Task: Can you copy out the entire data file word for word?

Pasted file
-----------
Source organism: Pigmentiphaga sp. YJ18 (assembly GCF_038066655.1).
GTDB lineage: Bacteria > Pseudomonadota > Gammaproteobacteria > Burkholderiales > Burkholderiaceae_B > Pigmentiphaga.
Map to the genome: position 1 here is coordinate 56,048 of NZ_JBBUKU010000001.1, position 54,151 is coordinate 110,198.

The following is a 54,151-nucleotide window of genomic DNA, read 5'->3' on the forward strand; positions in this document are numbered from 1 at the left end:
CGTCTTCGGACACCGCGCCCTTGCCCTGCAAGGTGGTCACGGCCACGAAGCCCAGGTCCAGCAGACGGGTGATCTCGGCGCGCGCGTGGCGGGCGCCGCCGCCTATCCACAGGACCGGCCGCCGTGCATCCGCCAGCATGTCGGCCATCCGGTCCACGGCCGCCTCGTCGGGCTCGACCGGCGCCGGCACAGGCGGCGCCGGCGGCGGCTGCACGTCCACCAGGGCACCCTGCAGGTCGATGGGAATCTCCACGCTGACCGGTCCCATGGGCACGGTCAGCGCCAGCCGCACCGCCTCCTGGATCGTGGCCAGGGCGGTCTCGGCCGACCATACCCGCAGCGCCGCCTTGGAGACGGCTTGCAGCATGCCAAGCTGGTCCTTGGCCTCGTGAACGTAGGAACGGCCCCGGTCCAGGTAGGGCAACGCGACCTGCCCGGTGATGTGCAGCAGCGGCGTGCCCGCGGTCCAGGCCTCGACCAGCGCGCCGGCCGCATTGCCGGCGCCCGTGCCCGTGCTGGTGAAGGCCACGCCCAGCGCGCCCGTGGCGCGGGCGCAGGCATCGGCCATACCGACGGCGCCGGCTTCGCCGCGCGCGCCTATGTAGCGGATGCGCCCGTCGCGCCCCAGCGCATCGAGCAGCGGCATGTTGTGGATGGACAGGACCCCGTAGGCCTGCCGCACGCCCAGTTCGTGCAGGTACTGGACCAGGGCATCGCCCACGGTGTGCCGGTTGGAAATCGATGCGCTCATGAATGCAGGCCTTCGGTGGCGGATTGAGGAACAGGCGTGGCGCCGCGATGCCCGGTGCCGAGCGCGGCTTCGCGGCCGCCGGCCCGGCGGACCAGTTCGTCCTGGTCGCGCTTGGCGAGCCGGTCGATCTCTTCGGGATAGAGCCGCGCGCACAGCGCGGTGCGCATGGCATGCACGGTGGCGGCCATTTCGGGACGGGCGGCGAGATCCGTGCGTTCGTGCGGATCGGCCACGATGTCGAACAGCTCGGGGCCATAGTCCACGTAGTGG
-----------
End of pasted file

Source organism: Pigmentiphaga sp. YJ18 (assembly GCF_038066655.1).
GTDB lineage: Bacteria > Pseudomonadota > Gammaproteobacteria > Burkholderiales > Burkholderiaceae_B > Pigmentiphaga.
Map to the genome: position 1 here is coordinate 56,048 of NZ_JBBUKU010000001.1, position 54,151 is coordinate 110,198.

The following is a 54,151-nucleotide window of genomic DNA, read 5'->3' on the forward strand; positions in this document are numbered from 1 at the left end:
CGTCTTCGGACACCGCGCCCTTGCCCTGCAAGGTGGTCACGGCCACGAAGCCCAGGTCCAGCAGACGGGTGATCTCGGCGCGCGCGTGGCGGGCGCCGCCGCCTATCCACAGGACCGGCCGCCGTGCATCCGCCAGCATGTCGGCCATCCGGTCCACGGCCGCCTCGTCGGGCTCGACCGGCGCCGGCACAGGCGGCGCCGGCGGCGGCTGCACGTCCACCAGGGCACCCTGCAGGTCGATGGGAATCTCCACGCTGACCGGTCCCATGGGCACGGTCAGCGCCAGCCGCACCGCCTCCTGGATCGTGGCCAGGGCGGTCTCGGCCGACCATACCCGCAGCGCCGCCTTGGAGACGGCTTGCAGCATGCCAAGCTGGTCCTTGGCCTCGTGAACGTAGGAACGGCCCCGGTCCAGGTAGGGCAACGCGACCTGCCCGGTGATGTGCAGCAGCGGCGTGCCCGCGGTCCAGGCCTCGACCAGCGCGCCGGCCGCATTGCCGGCGCCCGTGCCCGTGCTGGTGAAGGCCACGCCCAGCGCGCCCGTGGCGCGGGCGCAGGCATCGGCCATACCGACGGCGCCGGCTTCGCCGCGCGCGCCTATGTAGCGGATGCGCCCGTCGCGCCCCAGCGCATCGAGCAGCGGCATGTTGTGGATGGACAGGACCCCGTAGGCCTGCCGCACGCCCAGTTCGTGCAGGTACTGGACCAGGGCATCGCCCACGGTGTGCCGGTTGGAAATCGATGCGCTCATGAATGCAGGCCTTCGGTGGCGGATTGAGGAACAGGCGTGGCGCCGCGATGCCCGGTGCCGAGCGCGGCTTCGCGGCCGCCGGCCCGGCGGACCAGTTCGTCCTGGTCGCGCTTGGCGAGCCGGTCGATCTCTTCGGGATAGAGCCGCGCGCACAGCGCGGTGCGCATGGCATGCACGGTGGCGGCCATTTCGGGACGGGCGGCGAGATCCGTGCGTTCGTGCGGATCGGCCACGATGTCGAACAGCTCGGGGCCATAGTCCACGTAGTGG